When we talk about bard stuff, the emphasis tends to be on original creation, be that in song, poetry, story making or wider expressions of creativity. We lose sight sometimes of bard craft in the moment, and that old tradition of sharing words and music. There are two sides to having a tradition, of which original creativity is only one. Obviously you need people to make things, or there are no stories to tell or songs to sing. In order for there to be a tradition, other people need to pick up those songs and stories and share them on, keeping them alive far beyond the death of the originator.
I grew up steeped in the folk tradition, and I know a lot of material that has been through countless unnamed other hands. To be truly part of the folk tradition is to disappear. The songs and stories live on, the people gracefully melt away. Those songs change and evolve over time, something visible in the many variants of many older ones. Change is part of the living quality of tradition.
As a performer, I dedicate far more of my time to other people’s material than to creating my own. I’m very much on the maintenance side of these traditions, not an innovator. I sing and play traditional material, and also things written by people I know. It raises some interesting issues for me. I quite often change bits. I’ll replace archaic words with things more likely to make sense to my audience. I’ll change gender to make songs fit me, or I’ll change the meaning of a song simply by singing it as a woman. Richard Marx’s Hazard becomes a story of prejudice against lesbians if I sing it the way he wrote it! Damh the Bard’s Obsession is a very different song if I sing it, just because it is me, and not him. There are songs I’ve felt comfortable tweaking and adapting, and songs where I would not change a detail of arrangement. There are songs I do not sing, much as I love them because I do not feel I can honour them. Raglan Road, would be a case in point.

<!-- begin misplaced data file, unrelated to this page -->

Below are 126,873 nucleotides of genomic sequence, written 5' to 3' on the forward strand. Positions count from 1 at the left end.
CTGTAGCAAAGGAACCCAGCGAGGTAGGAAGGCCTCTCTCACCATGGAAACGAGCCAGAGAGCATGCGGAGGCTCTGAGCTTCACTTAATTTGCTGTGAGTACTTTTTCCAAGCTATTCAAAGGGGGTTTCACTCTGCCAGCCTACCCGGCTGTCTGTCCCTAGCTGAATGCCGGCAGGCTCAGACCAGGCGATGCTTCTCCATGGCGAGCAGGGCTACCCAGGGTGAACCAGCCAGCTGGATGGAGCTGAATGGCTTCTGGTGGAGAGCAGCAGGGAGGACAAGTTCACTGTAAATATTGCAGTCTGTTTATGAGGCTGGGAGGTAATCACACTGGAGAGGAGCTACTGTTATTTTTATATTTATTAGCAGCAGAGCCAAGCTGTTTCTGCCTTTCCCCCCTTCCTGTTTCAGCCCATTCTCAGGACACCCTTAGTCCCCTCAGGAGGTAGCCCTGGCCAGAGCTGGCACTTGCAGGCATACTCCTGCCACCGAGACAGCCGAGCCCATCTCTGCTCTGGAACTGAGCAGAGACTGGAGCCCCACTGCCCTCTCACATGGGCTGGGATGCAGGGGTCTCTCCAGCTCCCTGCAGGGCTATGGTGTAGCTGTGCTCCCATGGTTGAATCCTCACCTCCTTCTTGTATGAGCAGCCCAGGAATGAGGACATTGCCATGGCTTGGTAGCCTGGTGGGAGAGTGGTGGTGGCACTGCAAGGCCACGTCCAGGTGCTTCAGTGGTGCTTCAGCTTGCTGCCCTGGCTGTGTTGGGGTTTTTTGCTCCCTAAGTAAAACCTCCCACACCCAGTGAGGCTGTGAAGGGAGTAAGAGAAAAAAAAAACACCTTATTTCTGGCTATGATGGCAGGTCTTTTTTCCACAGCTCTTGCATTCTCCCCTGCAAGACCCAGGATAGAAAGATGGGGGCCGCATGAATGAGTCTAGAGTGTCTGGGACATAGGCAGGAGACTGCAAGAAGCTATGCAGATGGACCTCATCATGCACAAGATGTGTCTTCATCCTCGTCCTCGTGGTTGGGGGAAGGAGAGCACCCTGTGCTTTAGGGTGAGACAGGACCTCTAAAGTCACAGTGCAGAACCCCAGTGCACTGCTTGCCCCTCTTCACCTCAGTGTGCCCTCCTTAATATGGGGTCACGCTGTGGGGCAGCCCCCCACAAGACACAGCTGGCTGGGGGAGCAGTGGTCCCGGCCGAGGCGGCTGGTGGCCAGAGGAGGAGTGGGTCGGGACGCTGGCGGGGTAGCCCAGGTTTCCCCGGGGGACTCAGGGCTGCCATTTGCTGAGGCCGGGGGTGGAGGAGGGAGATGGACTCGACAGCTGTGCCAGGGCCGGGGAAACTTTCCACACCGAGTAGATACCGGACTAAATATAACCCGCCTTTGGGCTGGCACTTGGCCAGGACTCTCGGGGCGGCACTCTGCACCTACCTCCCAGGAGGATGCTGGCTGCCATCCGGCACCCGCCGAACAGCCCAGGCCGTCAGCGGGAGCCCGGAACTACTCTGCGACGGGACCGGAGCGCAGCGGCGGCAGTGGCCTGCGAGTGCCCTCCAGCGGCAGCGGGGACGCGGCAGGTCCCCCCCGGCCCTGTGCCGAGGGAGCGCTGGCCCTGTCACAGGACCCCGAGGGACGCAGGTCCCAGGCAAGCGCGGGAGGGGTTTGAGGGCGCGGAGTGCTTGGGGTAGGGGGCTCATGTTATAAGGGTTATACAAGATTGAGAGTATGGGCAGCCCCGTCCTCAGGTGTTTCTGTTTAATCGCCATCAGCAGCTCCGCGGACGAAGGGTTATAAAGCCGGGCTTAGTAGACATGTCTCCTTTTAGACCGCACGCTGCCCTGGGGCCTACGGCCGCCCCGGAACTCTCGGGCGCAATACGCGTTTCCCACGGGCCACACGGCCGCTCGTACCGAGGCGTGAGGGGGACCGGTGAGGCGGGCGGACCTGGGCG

This is incredibly personal stuff, and is about my relationship with a song, it’s creator, it’s history, where I got it from, what I was doing when I learned it, and who I’m singing it for. Each relationship is different, for me. I’m entirely conscious that every other person who engages with this same folk tradition has a totally different relationship with the material. This is great. Other people can mess about with songs that I hold sacrosanct and could not touch. I am not in any way distressed by this. I run into arrangements that reimagine songs in ways that inspire me, and others that make me sad, and that’s fine too. Diversity is good.
What I’ve realised over the last few days, is that my relationship with the tradition, and with each individual song or tune I work with, is important to me. I take those relationships as seriously as I do relationships with people. For me, a song is a living, breathing, spirited thing that deserves respect. I’ll only change it if it makes sense for the song. I’ve been working on a rework of Lyke Wake Dirge, which is beautiful, but needs a lot of explaining in the original, being both archaic of language and about something that we don’t have in the collective consciousness any more – the journey through purgatory. I might try it out at Samhain. In the context of my relationship with that song, I can do that. Other people may not like it. I in turn feel bloody uncomfortable when people re-write Christmas carols to make them Pagan. But, I deal with that by not singing them. End of problem.
Relationship is not one big blanket thing with a single answer for all circumstances. It is the precise way in which we engage with specifics – people, places, songs, trees… and I have only just realised in a conscious way how important that relationship with songs is to me.